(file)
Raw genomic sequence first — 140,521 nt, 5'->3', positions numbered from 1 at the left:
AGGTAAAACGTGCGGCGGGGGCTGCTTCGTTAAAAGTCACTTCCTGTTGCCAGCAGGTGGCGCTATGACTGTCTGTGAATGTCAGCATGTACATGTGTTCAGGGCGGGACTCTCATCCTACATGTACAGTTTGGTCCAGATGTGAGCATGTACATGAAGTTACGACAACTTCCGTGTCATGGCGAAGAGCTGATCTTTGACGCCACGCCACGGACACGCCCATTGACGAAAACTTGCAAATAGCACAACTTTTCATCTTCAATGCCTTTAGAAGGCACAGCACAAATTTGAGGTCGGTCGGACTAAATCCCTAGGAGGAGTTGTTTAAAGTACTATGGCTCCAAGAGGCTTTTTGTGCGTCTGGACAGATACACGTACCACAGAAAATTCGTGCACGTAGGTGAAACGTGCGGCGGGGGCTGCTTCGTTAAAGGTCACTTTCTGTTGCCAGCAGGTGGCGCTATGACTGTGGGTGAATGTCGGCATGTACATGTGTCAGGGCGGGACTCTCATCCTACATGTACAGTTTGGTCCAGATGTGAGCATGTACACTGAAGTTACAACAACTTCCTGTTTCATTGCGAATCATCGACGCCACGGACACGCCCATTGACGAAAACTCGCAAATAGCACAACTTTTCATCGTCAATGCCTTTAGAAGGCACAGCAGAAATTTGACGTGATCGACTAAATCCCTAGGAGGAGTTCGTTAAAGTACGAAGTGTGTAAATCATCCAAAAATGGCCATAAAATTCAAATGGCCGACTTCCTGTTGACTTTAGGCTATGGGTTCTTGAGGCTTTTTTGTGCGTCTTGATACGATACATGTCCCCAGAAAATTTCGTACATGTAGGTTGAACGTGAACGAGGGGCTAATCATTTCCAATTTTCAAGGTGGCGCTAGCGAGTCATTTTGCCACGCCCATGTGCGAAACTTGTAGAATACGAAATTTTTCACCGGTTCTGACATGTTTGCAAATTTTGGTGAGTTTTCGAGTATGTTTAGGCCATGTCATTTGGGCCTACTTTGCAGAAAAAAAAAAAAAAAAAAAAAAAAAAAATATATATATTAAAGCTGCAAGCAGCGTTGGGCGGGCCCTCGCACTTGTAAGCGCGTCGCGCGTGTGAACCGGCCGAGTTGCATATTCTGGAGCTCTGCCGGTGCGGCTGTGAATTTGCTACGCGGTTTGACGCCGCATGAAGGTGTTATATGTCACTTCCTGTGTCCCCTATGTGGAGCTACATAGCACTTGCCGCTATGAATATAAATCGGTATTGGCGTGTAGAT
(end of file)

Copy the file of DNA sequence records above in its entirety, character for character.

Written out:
Raw genomic sequence first — 140,521 nt, 5'->3', positions numbered from 1 at the left:
AGGTAAAACGTGCGGCGGGGGCTGCTTCGTTAAAAGTCACTTCCTGTTGCCAGCAGGTGGCGCTATGACTGTCTGTGAATGTCAGCATGTACATGTGTTCAGGGCGGGACTCTCATCCTACATGTACAGTTTGGTCCAGATGTGAGCATGTACATGAAGTTACGACAACTTCCGTGTCATGGCGAAGAGCTGATCTTTGACGCCACGCCACGGACACGCCCATTGACGAAAACTTGCAAATAGCACAACTTTTCATCTTCAATGCCTTTAGAAGGCACAGCACAAATTTGAGGTCGGTCGGACTAAATCCCTAGGAGGAGTTGTTTAAAGTACTATGGCTCCAAGAGGCTTTTTGTGCGTCTGGACAGATACACGTACCACAGAAAATTCGTGCACGTAGGTGAAACGTGCGGCGGGGGCTGCTTCGTTAAAGGTCACTTTCTGTTGCCAGCAGGTGGCGCTATGACTGTGGGTGAATGTCGGCATGTACATGTGTCAGGGCGGGACTCTCATCCTACATGTACAGTTTGGTCCAGATGTGAGCATGTACACTGAAGTTACAACAACTTCCTGTTTCATTGCGAATCATCGACGCCACGGACACGCCCATTGACGAAAACTCGCAAATAGCACAACTTTTCATCGTCAATGCCTTTAGAAGGCACAGCAGAAATTTGACGTGATCGACTAAATCCCTAGGAGGAGTTCGTTAAAGTACGAAGTGTGTAAATCATCCAAAAATGGCCATAAAATTCAAATGGCCGACTTCCTGTTGACTTTAGGCTATGGGTTCTTGAGGCTTTTTTGTGCGTCTTGATACGATACATGTCCCCAGAAAATTTCGTACATGTAGGTTGAACGTGAACGAGGGGCTAATCATTTCCAATTTTCAAGGTGGCGCTAGCGAGTCATTTTGCCACGCCCATGTGCGAAACTTGTAGAATACGAAATTTTTCACCGGTTCTGACATGTTTGCAAATTTTGGTGAGTTTTCGAGTATGTTTAGGCCATGTCATTTGGGCCTACTTTGCAGAAAAAAAAAAAAAAAAAAAAAAAAAAAATATATATATTAAAGCTGCAAGCAGCGTTGGGCGGGCCCTCGCACTTGTAAGCGCGTCGCGCGTGTGAACCGGCCGAGTTGCATATTCTGGAGCTCTGCCGGTGCGGCTGTGAATTTGCTACGCGGTTTGACGCCGCATGAAGGTGTTATATGTCACTTCCTGTGTCCCCTATGTGGAGCTACATAGCACTTGCCGCTATGAATATAAATCGGTATTGGCGTGTAGAT